Jan/Feb 2005  


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Ted Hofmann - Principal/Senior Consultant
John Morre - Principal/Senior Consultant
Linda Panichelli - Principal/Senior Tax Consultant

1450 Grant Avenue, Suite 102
Novato, CA 94945-314

  Home Office:   415-289-5050
  Fax:   415-456-9382


  Web site:   www.cfoplus.net
Health Care Practice: A Fax is Just a Fax
Until It Contains Protected Information

Kathryn Ellis received numerous personal medical records and prescriptions over her fax machine. Was Kathryn Ellis a doctor? No. A Pharmacist? No. She is simply an individual who, upon checking her home fax machine, came across medical records that contained highly sensitive data including: a female patient’s name, social security number, birthday, prescription drug and personal medical and family histories. After notifying the doctor’s office of the fax number error, she continued to receive faxes – until she reported the incidents to her Senator. Could this happen in your health care practice?

For a while, no one was sure if faxes were covered under the proposed privacy regulation. Now, a final ruling makes it clear. Faxes are covered just like every other form of communication containing protected information. Once they know protected information is involved, doctors and their staff must do everything possible to protect it.

Faxing has confidentiality risks you should be aware of. The most obvious of these is that information unintentionally can be sent to the wrong phone number. Outdated programmed phone numbers, incorrectly typed fax numbers and erroneously entered fax numbers are all ways that medical records can arrive at another location.

Protecting information goes beyond your fax machine, too. If medical information is faxed to an unsecured machine, people who are not authorized to see the information may have access to it. Staff should get in the practice of phoning ahead to notify the recipient that s(he) is about to receive a fax. Consider putting your office fax machine in an area where only those authorized to see medical information can access it.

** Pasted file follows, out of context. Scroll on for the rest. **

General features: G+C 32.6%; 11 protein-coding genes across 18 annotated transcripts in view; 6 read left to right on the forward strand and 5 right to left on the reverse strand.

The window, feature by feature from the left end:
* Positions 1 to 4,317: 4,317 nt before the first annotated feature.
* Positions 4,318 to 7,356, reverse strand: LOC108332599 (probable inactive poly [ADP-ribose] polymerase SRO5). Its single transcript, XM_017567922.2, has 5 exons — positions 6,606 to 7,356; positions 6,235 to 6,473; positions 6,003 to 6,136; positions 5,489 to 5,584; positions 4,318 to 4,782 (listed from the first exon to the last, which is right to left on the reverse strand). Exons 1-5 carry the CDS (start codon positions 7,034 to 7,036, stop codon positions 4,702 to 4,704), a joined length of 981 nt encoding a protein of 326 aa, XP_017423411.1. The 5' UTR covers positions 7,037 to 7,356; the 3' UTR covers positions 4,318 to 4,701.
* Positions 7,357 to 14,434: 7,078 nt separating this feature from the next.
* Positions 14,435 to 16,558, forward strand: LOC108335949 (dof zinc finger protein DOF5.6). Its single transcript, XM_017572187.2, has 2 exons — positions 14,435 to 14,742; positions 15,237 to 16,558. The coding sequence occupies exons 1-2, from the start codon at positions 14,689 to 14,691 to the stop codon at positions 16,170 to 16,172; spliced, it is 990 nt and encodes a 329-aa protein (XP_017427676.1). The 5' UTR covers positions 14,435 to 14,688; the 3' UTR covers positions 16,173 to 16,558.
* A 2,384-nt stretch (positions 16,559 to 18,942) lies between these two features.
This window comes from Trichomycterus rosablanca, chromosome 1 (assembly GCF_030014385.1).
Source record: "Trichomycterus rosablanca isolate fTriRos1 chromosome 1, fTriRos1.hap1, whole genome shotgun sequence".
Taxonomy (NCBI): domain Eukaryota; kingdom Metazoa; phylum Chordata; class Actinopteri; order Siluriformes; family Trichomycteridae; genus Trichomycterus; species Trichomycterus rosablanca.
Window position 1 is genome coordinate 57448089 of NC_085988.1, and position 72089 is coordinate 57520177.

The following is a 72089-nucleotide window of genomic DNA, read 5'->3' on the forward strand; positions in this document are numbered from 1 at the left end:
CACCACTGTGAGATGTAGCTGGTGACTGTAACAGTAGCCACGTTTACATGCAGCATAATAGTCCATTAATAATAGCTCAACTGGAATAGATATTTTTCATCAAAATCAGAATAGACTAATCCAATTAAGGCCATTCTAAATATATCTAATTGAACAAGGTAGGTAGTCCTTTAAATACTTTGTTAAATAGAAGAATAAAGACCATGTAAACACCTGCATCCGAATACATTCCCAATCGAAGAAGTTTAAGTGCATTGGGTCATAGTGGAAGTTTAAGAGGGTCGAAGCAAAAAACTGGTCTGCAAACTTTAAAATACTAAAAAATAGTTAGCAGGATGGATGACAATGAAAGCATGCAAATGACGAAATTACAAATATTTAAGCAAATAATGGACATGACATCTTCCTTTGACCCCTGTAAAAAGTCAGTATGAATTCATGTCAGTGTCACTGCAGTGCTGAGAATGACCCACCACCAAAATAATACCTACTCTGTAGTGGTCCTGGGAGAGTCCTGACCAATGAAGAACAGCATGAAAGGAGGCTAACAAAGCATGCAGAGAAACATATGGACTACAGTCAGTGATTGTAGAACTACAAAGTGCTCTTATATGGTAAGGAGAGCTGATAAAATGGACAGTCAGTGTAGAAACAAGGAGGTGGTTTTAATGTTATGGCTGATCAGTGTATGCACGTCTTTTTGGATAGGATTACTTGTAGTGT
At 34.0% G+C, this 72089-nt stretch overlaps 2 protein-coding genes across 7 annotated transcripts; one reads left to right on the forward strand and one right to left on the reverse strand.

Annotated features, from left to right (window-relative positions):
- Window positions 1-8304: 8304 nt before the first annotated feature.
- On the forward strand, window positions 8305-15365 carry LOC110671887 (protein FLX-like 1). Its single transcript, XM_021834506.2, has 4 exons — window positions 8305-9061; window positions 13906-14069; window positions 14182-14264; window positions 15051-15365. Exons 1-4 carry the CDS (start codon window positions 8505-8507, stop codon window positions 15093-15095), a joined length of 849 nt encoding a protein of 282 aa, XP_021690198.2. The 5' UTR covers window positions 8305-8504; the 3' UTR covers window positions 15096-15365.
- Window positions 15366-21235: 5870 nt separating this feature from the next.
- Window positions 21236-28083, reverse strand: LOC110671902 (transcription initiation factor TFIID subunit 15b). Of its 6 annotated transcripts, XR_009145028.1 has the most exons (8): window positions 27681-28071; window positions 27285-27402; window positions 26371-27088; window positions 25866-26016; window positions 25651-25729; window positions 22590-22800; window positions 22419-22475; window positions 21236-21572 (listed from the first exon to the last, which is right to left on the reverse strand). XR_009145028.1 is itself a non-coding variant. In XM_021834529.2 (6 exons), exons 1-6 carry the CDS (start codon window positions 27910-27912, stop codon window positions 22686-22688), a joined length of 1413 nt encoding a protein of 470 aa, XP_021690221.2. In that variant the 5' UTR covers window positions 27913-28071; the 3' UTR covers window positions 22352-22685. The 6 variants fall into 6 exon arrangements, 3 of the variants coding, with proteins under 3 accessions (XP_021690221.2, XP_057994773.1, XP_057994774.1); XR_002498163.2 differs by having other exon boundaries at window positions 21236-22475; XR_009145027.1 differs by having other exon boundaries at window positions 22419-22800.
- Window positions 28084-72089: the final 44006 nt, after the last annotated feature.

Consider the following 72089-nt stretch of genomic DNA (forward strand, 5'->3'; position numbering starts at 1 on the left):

The following 20 steps may be adapted for use as part of your practice’s policies and procedures related to the transmission of personal health information by fax:

  1. Designated Fax – Securing a designated fax machine for transmitting and receiving faxes containing protected information shows you have implemented enhanced procedures for handling personal health information. This also can alleviate clerical errors.
  2. Restrict Access – As mentioned earlier, locating a fax machine in an area with either restricted access or lower-traffic may limit unauthorized access to personal records.
  3. Limit Faxing – Consider implementing the practice of faxing only in urgent or non-routine incidences when mail or other delivery is not feasible.
  4. Secure Authorization – Ensure you’ve received proper authorization, as required by law, to transmit or receive medical information via fax.
  5. Be Selective – If possible, prohibit faxing sensitive health information regarding: mental health, chemical dependency, sexually transmitted diseases, HIV or any other highly personal information.
  6. Schedule Faxes – When sending a fax, call the recipient to notify him/her so s(he) can personally retrieve it. If you are expecting a fax containing personal health information, ask the sender to call you so you may promptly retrieve the fax upon arrival.
  7. Quickly Process Incoming Faxes – In situations where a high volume of faxes containing personal health information are received, designate employees authorized to handle personal health information to empty fax trays and disseminate their contents to the appropriate parties. Specify set intervals for this activity to take place (e.g., every 15 or 30 minutes).
  8. Secure Documents – As with other personal health information that arrives in the mail or by others means, ensure faxes containing personal health information are placed in a secure/confidential place when they are delivered, and not (for example) left in an in-box that is in full view of passersby.
  9. Verify Phone Numbers – Confirm the accuracy of fax numbers (and security of recipient machines) by calling the intended recipients to double-check phone numbers and verify the security of fax machines. Notify the receiving office that the fax is on the way, and request verification of its receipt. Do not rely on fax numbers listed in directories and provided by persons other than the recipient.